North Carolina State University's new director of multicultural student affairs is proposing a "living and learning village for women of color on campus," the school said in a news release Tuesday.
“The point and purpose is if you are a Latina and you are an engineering major, with a very specific specialization, you may not ever see anybody who looks like you,” Nashia Whittenburg said. “But when you come home, here is your opportunity to get some support and to deal with some of the microaggressions you might have had to deal with throughout your entire day when you’ve been at class.”
There are 16 villages on campus, the release said — such as the Black Male Initiative and Women of Welch — designed for "students with special interests or of particular demographics." Whittenburg intends to submit a proposal to the school's housing office by February "to see if a village specifically for women of color is feasible for 2018."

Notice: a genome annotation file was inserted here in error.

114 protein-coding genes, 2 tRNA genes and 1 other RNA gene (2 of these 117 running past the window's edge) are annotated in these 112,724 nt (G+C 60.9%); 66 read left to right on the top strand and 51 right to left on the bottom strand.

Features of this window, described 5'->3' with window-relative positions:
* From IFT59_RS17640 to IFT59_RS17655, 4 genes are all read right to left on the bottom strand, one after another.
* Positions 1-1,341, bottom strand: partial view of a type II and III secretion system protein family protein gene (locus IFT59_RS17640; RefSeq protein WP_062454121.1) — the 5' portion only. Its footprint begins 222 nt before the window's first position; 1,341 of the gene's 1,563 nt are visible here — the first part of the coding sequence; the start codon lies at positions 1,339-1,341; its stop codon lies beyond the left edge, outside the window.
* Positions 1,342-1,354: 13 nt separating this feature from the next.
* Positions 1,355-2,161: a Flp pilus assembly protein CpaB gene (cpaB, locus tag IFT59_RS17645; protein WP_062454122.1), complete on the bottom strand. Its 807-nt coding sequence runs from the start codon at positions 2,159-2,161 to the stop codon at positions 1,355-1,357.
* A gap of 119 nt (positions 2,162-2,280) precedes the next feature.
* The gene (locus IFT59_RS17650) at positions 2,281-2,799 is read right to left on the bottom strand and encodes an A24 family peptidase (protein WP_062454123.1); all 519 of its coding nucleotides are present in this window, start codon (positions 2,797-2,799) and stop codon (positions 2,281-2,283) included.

The Multicultural Student Affairs office "looks for ways to educate about and represent various cultures within the student body" and "also tries to retain underrepresented students and help them graduate," the release noted. Both goals are part of Whittenburg's intention for a dorm exclusively for women of color.
Whittenburg, who became director July 10, also wants to launch a month of Gaelic heritage celebrations in March.
"It’s just an exciting time," she said of multiculturalism at N.C. State. "You can feel it in the air.”
The idea of college dormitories for particular demographic groups is advancing elsewhere as well.
The University of Connecticut in January 2016 announced plans to construct a dorm for black men only. The University of Colorado at Boulder in May heralded the transformation of a dormitory into a "social justice living environment."
(H/T: Campus Reform)